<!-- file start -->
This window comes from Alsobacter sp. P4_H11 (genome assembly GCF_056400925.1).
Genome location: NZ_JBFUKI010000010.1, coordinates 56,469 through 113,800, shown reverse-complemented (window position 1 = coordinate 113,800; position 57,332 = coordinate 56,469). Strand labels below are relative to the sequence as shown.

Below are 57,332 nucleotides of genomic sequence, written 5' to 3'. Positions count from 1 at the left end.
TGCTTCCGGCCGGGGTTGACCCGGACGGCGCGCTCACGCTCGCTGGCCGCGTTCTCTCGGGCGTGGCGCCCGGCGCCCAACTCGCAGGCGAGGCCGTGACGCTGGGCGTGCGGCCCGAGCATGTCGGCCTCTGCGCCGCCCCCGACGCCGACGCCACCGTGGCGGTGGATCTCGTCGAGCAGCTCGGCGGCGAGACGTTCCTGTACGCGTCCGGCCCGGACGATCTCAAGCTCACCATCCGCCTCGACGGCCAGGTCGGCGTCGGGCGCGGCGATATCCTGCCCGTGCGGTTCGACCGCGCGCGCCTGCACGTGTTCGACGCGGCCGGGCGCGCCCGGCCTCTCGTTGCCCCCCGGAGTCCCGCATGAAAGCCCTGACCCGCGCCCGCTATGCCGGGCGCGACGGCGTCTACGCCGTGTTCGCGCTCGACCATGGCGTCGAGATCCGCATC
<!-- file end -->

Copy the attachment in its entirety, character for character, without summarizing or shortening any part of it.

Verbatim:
This window comes from Alsobacter sp. P4_H11 (genome assembly GCF_056400925.1).
Genome location: NZ_JBFUKI010000010.1, coordinates 56,469 through 113,800, shown reverse-complemented (window position 1 = coordinate 113,800; position 57,332 = coordinate 56,469). Strand labels below are relative to the sequence as shown.

Below are 57,332 nucleotides of genomic sequence, written 5' to 3'. Positions count from 1 at the left end.
TGCTTCCGGCCGGGGTTGACCCGGACGGCGCGCTCACGCTCGCTGGCCGCGTTCTCTCGGGCGTGGCGCCCGGCGCCCAACTCGCAGGCGAGGCCGTGACGCTGGGCGTGCGGCCCGAGCATGTCGGCCTCTGCGCCGCCCCCGACGCCGACGCCACCGTGGCGGTGGATCTCGTCGAGCAGCTCGGCGGCGAGACGTTCCTGTACGCGTCCGGCCCGGACGATCTCAAGCTCACCATCCGCCTCGACGGCCAGGTCGGCGTCGGGCGCGGCGATATCCTGCCCGTGCGGTTCGACCGCGCGCGCCTGCACGTGTTCGACGCGGCCGGGCGCGCCCGGCCTCTCGTTGCCCCCCGGAGTCCCGCATGAAAGCCCTGACCCGCGCCCGCTATGCCGGGCGCGACGGCGTCTACGCCGTGTTCGCGCTCGACCATGGCGTCGAGATCCGCATC